The display of archaeological artefacts requires extensive explanations. Shards, bones or pieces of wood reveal little about themselves and the former times from which they originate. In the two visitor centres we ­designed — Nebra Ark and Paläon Research and Experience Center Schöningen Spears — narrative is at the forefront. Through the superimposition of real archaeological findings with illustrated narratives (models, animations or illustrations), the visitors’ imagination is triggered and history becomes something that can be experienced.

Collective Intelligence

Exhibition designers are always in essence laypersons when it comes to theme of each exhibition. Working together with people from a wide range of disciplines presents them with new challenges. The way these multiple perspectives and interests connect around a central motif makes the process of designing an exhibition unique: scientific, historical, architectural, curatorial or conservational aspects (to name but a few) influence the design, to some extent significantly. Exhibition design therefore doesn’t only mean room and display case design but it includes a lot more; from content concept, through selection of objects, to the definition of mediation strategies. The most successful exhibitions always come about as a result of the greatest possible collective intelligence.

The new design of the permanent exhibition at the Buchenwald Memorial clearly shows the complexity of this line of work. Several ­levels of design and mediation come together here. The exhibition is about remembrance but also about informing. It demonstrates, ­creates places of contemplation to commemorate the victims, creates disruptions and spaces for thinking — the emptiness left behind by this dark chapter in history becomes tangible.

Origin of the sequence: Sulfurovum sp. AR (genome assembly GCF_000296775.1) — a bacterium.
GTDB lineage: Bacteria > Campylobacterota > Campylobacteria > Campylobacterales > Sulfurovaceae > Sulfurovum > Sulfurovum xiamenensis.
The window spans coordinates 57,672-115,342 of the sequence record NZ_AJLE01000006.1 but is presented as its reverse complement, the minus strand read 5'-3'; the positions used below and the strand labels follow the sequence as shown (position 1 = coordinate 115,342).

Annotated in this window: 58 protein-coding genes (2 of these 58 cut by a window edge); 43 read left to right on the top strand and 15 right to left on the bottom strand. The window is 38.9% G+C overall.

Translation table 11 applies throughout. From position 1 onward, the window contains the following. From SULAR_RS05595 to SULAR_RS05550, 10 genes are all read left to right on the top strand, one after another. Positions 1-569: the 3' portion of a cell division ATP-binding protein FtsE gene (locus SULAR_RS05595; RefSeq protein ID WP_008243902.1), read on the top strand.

Elements of an exhibition

The space is the starting point for every exhibition design. How architecture is used to circulate in the space is always of great symbolic significance. Will the architecture showcase ­itself or will it be overlaid with a new spatial intervention? What unites our exhibition spaces is the idea that in some ways they are like installations. We often find our inspiration in art. Artistic interventions move, disturb and engage the audience. When designing exhibitions the placement of objects in the room and the atmosphere generated always come first. Exhibitions are never "forever". The topicality of the themes explored and their narrative form change over time. Objects and things travel around the world and are presented in very varied places.

The exhibition REN. Good Guys — Good ­Design played with the aesthetics of objects. Contemporary design objects from China and the western world met and "communicated" with one another in a "cloud". New objects, designs and unique pieces were especially developed for this exhibition, for example a large-format wallpaper of reinterpreted Asian motifs and colours blended with Western textile art that provided an atmospheric and aesthetic way to kick off the exhibition.